Less than the optimum yield coupled with labor pangs amid the coronavirus pandemic and fungal attack — for the second consecutive year — in Himachal Pradesh this season turn out to be a blessing in disguise for apple cultivators who say the fruit’s prices have remained at a sweet high in northern India.
“Apple prices are significantly high owing to its short supply. The prices remained almost 25 to 30 percent higher than last year’s, depending upon the quality,” Vinod Kumar, a prominent apple grower from Dadesh village in Kotgarh tehsil in upper Shimla, told IANS.
He said for the first time most of the growers are marketing the apples by packaging them in small boxes of 10 kg. Earlier, a box normally contains 22 kg of fruit.
“In the last season, a box of 22 kg was sold from Rs 1,500 to Rs 1,600. This time we packed the apples in 10 kg boxes and each box fetched around Rs 1,100,” Kumar added.
Trade insiders say this time the apples are largely undersized owing to weather fluctuations and bear jet back spots owing to the scab disease.
The hill state is one of India’s major apple-producing regions, with more than 90 percent of the produce going to the domestic market. Apples alone constitute 89 percent of the state’s fruit economy of Rs 4,000 crore.
As per estimates of the state Horticulture Department, the state is likely to produce 30 million boxes of apples this season — approximately five-six lakh tonnes — and this is 25-30 percent less than last year’s record harvest.
The production is expected more in the high altitude areas, Horticulture Secretary Amitabh Awasthi said.
A total of 8,70,310 apple boxes have been sent to different markets of the country till August 8.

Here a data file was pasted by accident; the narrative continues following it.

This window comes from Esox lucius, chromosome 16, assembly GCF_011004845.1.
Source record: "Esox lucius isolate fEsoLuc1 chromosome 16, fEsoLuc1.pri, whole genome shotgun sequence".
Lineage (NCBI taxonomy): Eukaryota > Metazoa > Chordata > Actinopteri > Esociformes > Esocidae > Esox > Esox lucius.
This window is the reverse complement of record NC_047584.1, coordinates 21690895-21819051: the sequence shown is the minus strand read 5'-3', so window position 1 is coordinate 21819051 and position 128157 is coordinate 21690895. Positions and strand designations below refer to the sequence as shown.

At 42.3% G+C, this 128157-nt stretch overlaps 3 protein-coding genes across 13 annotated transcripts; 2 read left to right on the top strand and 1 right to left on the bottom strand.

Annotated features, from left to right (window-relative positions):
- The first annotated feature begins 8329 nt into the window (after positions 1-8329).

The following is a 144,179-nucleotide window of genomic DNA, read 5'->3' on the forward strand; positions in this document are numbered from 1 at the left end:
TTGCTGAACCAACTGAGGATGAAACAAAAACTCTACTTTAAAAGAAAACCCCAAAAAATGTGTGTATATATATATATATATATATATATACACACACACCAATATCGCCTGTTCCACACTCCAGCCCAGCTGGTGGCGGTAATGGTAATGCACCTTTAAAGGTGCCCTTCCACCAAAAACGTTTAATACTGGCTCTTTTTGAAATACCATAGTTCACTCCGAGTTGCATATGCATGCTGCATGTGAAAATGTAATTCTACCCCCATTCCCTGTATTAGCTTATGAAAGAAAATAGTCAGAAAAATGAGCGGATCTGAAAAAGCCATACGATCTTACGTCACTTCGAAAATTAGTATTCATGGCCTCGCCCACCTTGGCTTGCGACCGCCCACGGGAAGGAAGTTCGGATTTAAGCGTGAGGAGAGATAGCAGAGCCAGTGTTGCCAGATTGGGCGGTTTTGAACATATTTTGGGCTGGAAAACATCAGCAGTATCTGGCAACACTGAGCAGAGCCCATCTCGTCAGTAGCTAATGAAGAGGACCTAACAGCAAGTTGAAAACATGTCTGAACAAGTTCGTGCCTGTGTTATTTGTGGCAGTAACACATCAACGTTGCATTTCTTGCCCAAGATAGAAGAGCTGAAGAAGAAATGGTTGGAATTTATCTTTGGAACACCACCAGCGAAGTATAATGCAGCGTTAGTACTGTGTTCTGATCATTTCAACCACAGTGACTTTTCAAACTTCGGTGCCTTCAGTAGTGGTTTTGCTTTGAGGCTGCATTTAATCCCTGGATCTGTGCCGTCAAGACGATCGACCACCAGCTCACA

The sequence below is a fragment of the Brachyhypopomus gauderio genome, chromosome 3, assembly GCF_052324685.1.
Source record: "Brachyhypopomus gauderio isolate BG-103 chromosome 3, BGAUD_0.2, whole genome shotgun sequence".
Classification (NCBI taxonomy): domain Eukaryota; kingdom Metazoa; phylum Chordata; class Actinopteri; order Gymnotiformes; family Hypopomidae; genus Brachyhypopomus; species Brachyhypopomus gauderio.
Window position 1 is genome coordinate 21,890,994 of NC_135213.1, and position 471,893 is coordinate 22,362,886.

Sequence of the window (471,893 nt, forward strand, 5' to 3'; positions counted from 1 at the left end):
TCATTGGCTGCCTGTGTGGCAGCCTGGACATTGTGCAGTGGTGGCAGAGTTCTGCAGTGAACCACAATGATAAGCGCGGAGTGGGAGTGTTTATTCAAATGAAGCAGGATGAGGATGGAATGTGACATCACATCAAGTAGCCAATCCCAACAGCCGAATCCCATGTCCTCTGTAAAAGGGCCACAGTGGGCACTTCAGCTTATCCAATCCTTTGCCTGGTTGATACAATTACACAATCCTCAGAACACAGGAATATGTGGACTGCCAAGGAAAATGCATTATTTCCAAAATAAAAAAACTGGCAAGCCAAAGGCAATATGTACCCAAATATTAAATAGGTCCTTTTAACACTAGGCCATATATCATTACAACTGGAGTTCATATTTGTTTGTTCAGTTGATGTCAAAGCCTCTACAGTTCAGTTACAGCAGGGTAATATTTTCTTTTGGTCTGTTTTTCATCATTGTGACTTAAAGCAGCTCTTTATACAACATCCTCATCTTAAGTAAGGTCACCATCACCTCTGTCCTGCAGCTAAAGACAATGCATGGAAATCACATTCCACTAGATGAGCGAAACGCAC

Experts at the Dr. Y.S. Parmar University of Horticulture and Forestry in Nauni say incidents of scab disease have been reported from some areas of Kullu, Mandi and Shimla districts.
Trader Naresh Chauhan at the apple market in Dhalli near here said a 20 kg box of top quality Royal Delicious fetches between Rs 2,200 and Rs 2,300 in Delhi’s Azadpur market, against Rs 1,500 per box last year.
This season, he said, only a few farmers opted to sell the apples in the state. A large consignment went to the wholesale market in Delhi where they got handsome prices.
“Earlier, a number of traders from Gujarat and Maharashtra used to purchase apples directly from the farmers from their orchards. This time they are missing owing to coronavirus and the farmers are taking their crop mostly to Delhi,” he said.
Officials of the Horticulture Department said the harvesting of the crop from mid-hills of Shimla, Kullu and Mandi districts is at its peak. After that, the harvesting will be on in the high-altitude areas where the impact of the scab is higher.
Apple expert S.P. Bhardwaj, a former Joint Director at the Y.S. Parmar University of Horticulture and Forestry, told IANS the apple crop largely remained undersized owing to the deficit and erratic monsoon rains. This will result in an overall decline in the total yield.
“Shimla’s nearby apple growing areas of Kufri and Fagu saw 27 percent less than normal rainfall from June 15 onwards. During this period the crop requires rains and high moisture. In large areas in Shimla, the deficiency of rainfall goes up to 35-40 percent,” he said.
In some areas the scab disease, caused by the fungus Venturia inaequalis, makes the fruit impaired, tasteless, and undersize. Also, it damages the fruit with jet back spots.
According to Bhardwaj, poor crop management is mainly responsible for the spread of the disease.
Shimla district alone accounts for 80 percent of the total apple production.
The apple harvesting season in the state is from July to October, depending upon the plant variety.
Over the years, the apple production in the state has been erratic, say experts.
The reason is a prolonged winter spell and lack of adequate rainfall when the apple crop was ripening between May and June.
According to Economic Survey 2019-20, a total of 6.64 lakh tonnes of apples were marketed in the state till December 2019 against 3.68 lakh tonnes in 2018-19.